Environmental Messaging Needs to Change

“I’m tired of Sunday School”, a client told me over lunch last week. It’s time to challenge the church and nail something nasty to the door. The church he was referring to is environmentalism, North America’s newfound religion.

Mark Holland is a very successful urban planner and his company, HB Lanarc has expanded phenomenally over the past few years, despite the recession. He has been involved in green development projects from Vancouver to Albuquerque. But Mark is getting fed up with some of the sustainability dogma that he hears, fed up because some of it just won’t work.

We had a very interesting talk about public opinion and attitudes. Mark told me that smart developers these days do not decide what to build without at least a year of consultation with civic officials and the public. That’s real dialogue with real influence over the final design and elements of the project.

He then rattled off examples where density and environmentalism come to loggerheads. For example, if you are anticipating large population growth in a small area but you want to preserve green space, he explained, it will mean high-rises and they take time to plan and build. Some communities, however, resist high density housing, only to see encroachment of their green space.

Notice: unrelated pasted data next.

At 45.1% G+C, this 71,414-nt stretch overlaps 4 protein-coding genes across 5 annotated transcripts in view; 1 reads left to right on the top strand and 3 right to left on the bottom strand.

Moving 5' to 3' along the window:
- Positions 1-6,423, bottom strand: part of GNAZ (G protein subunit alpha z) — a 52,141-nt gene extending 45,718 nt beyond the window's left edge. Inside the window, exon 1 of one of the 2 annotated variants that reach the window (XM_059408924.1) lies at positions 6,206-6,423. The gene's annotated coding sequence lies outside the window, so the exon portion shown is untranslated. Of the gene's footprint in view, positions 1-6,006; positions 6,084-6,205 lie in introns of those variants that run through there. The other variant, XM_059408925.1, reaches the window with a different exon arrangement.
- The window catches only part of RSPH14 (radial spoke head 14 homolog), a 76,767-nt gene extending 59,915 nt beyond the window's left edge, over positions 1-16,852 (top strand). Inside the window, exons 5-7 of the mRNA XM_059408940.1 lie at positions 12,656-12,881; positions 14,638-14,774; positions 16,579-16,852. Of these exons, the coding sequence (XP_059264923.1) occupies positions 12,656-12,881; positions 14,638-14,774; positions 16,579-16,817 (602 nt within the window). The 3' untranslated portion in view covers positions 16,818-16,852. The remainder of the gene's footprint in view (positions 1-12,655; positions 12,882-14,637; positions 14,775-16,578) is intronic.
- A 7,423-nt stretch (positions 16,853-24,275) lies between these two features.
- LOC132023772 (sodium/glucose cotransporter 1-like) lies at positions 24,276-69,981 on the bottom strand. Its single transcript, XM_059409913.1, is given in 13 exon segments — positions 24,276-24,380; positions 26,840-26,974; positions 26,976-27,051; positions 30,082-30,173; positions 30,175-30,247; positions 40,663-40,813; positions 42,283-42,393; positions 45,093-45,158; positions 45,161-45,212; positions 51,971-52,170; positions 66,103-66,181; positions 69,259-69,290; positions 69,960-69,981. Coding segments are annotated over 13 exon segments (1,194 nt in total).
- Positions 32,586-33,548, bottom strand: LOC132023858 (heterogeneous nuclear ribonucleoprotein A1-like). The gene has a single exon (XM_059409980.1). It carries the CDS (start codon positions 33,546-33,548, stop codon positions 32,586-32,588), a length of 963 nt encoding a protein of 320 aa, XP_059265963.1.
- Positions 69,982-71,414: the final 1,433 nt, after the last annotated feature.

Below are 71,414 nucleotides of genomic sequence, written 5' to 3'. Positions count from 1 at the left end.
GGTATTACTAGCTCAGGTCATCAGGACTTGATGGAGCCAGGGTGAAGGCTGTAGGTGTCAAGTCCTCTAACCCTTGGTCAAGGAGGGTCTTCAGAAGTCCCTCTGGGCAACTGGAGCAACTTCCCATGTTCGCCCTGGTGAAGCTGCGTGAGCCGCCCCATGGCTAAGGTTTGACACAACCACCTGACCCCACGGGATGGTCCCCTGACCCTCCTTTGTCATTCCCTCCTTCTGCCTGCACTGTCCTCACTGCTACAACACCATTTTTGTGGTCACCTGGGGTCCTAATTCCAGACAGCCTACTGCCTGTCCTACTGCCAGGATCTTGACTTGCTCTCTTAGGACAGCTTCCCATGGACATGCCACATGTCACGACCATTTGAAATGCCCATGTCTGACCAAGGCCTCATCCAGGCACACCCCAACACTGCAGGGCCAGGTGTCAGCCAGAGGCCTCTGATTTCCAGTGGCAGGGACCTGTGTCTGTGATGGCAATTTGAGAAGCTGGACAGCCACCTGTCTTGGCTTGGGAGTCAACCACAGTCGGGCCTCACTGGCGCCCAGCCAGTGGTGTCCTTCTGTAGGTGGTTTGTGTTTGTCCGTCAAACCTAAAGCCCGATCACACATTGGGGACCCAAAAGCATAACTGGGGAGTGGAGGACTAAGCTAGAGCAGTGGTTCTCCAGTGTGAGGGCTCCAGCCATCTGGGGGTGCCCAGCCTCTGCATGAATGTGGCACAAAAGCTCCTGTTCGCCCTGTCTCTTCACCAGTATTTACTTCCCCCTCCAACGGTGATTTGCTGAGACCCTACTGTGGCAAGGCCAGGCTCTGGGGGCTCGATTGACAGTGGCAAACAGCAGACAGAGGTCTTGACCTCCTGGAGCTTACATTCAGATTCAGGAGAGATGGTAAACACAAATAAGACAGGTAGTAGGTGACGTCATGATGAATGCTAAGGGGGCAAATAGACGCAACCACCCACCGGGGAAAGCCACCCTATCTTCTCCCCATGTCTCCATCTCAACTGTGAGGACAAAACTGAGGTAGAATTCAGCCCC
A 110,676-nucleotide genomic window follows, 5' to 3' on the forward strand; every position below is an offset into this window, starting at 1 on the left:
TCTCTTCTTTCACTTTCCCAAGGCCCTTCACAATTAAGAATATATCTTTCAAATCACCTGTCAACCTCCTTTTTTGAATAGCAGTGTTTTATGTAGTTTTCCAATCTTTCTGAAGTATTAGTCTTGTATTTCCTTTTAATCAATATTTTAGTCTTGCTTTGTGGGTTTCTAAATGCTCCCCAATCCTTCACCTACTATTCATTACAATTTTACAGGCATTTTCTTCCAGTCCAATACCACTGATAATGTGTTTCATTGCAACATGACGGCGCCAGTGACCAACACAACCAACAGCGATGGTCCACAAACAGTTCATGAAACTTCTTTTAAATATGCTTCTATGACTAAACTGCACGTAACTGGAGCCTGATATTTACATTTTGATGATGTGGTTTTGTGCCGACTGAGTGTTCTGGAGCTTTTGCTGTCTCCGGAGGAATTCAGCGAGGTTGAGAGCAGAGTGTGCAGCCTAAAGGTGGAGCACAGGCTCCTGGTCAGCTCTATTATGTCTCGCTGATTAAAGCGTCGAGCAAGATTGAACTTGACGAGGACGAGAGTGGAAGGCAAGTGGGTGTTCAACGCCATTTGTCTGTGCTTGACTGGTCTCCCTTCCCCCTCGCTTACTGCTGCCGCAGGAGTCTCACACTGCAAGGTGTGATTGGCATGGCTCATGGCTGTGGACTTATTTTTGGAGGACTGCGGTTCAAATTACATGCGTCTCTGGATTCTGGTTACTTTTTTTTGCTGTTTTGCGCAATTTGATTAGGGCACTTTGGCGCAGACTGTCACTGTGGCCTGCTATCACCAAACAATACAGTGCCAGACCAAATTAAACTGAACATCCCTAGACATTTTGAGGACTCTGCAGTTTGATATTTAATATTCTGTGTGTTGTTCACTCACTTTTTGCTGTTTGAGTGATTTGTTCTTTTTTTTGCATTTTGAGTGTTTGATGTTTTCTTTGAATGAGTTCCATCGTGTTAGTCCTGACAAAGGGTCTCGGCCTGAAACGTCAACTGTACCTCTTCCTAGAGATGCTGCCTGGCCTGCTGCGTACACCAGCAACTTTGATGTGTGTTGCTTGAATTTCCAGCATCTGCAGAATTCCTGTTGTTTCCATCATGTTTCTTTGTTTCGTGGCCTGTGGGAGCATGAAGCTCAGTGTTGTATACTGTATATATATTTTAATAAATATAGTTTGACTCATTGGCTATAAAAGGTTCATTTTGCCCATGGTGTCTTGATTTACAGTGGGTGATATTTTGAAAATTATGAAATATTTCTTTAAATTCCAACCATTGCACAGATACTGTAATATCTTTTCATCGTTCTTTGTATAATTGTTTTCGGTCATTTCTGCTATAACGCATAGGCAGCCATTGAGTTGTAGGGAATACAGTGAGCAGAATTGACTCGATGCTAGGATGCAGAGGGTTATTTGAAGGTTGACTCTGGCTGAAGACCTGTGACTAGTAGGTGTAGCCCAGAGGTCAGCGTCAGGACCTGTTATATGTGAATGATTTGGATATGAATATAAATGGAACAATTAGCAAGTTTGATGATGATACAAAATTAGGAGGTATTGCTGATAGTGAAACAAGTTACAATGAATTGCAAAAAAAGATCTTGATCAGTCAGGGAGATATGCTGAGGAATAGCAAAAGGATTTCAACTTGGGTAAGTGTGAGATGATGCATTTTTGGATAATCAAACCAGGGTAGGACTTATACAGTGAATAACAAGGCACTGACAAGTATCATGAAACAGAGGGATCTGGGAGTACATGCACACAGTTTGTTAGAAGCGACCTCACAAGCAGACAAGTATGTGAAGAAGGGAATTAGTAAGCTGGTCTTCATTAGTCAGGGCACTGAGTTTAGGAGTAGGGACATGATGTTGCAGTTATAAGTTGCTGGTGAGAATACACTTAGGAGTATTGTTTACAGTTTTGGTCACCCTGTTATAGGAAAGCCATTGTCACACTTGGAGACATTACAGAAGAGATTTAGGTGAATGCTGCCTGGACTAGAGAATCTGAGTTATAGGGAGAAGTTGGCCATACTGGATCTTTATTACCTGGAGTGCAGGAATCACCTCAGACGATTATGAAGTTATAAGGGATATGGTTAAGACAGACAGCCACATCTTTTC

Mark and I discussed the disconnect between what people believe to be important and what actually is important. In his world, that can mean the difference between success and failure of a project.

To me, that’s also a fundamental element in communication planning. Too often people broadcast their thoughts and beliefs without any idea about how those thoughts are being received. Then they are surprised when there is opposition to their position.

We also spoke about how extreme positions on issues open up the ground in the middle. That’s why politicians sometimes gain large majorities when they moderate their ideology and become more middle of the road.  So, there may be growing public support for sustainability but that support is looking for solutions that work. We’re growing tired of two sides yelling at each other.

Mark agreed with my approach, which is to define your goal before making any comments and then understand the position of the audiences that affect your ability to attain that goal. Aligning your position with the audience greatly increases your chances of being successful.

It also means you might have to abandon that “religious” dogma for a solution that works.

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Filed under Communication, Media, Messaging

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